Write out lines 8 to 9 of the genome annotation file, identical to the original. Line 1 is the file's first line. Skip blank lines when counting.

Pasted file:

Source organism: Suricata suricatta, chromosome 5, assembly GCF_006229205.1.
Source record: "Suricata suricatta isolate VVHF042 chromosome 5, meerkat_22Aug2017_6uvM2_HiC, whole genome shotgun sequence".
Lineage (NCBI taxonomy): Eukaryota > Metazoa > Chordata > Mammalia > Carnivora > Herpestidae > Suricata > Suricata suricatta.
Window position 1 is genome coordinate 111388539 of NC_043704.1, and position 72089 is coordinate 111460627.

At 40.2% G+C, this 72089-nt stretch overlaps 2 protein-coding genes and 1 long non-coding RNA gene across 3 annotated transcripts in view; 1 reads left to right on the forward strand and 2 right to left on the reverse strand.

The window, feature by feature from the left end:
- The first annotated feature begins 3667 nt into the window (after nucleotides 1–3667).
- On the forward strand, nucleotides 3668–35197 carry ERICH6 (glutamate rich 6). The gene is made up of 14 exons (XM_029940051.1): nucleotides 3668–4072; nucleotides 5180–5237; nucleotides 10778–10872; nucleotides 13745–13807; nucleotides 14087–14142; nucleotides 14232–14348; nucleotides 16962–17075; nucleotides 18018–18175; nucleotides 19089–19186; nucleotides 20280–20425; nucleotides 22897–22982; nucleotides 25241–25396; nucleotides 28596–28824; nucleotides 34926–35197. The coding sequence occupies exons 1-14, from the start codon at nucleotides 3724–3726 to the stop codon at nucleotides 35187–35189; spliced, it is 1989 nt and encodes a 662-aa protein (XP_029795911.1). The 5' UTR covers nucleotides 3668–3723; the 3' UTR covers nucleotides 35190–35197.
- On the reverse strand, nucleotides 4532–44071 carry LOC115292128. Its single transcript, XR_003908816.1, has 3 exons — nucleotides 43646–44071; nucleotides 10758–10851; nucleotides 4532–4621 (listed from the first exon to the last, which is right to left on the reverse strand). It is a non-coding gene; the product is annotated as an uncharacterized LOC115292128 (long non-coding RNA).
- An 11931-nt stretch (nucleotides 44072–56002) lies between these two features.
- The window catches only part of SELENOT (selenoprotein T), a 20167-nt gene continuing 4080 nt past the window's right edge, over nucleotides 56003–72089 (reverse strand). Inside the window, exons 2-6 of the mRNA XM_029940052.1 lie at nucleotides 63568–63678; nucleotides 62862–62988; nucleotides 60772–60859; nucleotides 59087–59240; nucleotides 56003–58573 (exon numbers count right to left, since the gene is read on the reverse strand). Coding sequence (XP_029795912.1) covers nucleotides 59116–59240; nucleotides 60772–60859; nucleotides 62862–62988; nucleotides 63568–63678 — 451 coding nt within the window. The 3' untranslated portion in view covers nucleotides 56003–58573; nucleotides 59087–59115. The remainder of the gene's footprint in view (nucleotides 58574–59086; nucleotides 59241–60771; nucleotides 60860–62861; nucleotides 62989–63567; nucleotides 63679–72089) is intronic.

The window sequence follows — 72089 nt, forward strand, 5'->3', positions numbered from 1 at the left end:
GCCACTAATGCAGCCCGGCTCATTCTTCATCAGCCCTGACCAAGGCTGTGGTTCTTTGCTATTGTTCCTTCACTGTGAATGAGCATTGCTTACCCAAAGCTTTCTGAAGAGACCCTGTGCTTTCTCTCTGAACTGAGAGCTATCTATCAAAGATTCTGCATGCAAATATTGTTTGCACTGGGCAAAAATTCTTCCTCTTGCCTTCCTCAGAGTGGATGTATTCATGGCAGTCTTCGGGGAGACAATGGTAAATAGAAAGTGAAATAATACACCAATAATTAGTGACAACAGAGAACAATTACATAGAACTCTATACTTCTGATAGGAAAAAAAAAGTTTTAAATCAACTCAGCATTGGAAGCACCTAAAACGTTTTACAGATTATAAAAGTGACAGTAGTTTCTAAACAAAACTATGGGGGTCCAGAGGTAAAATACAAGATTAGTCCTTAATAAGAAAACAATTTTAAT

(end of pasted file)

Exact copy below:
- On the forward strand, nucleotides 3668–35197 carry ERICH6 (glutamate rich 6). The gene is made up of 14 exons (XM_029940051.1): nucleotides 3668–4072; nucleotides 5180–5237; nucleotides 10778–10872; nucleotides 13745–13807; nucleotides 14087–14142; nucleotides 14232–14348; nucleotides 16962–17075; nucleotides 18018–18175; nucleotides 19089–19186; nucleotides 20280–20425; nucleotides 22897–22982; nucleotides 25241–25396; nucleotides 28596–28824; nucleotides 34926–35197. The coding sequence occupies exons 1-14, from the start codon at nucleotides 3724–3726 to the stop codon at nucleotides 35187–35189; spliced, it is 1989 nt and encodes a 662-aa protein (XP_029795911.1). The 5' UTR covers nucleotides 3668–3723; the 3' UTR covers nucleotides 35190–35197.
- On the reverse strand, nucleotides 4532–44071 carry LOC115292128. Its single transcript, XR_003908816.1, has 3 exons — nucleotides 43646–44071; nucleotides 10758–10851; nucleotides 4532–4621 (listed from the first exon to the last, which is right to left on the reverse strand). It is a non-coding gene; the product is annotated as an uncharacterized LOC115292128 (long non-coding RNA).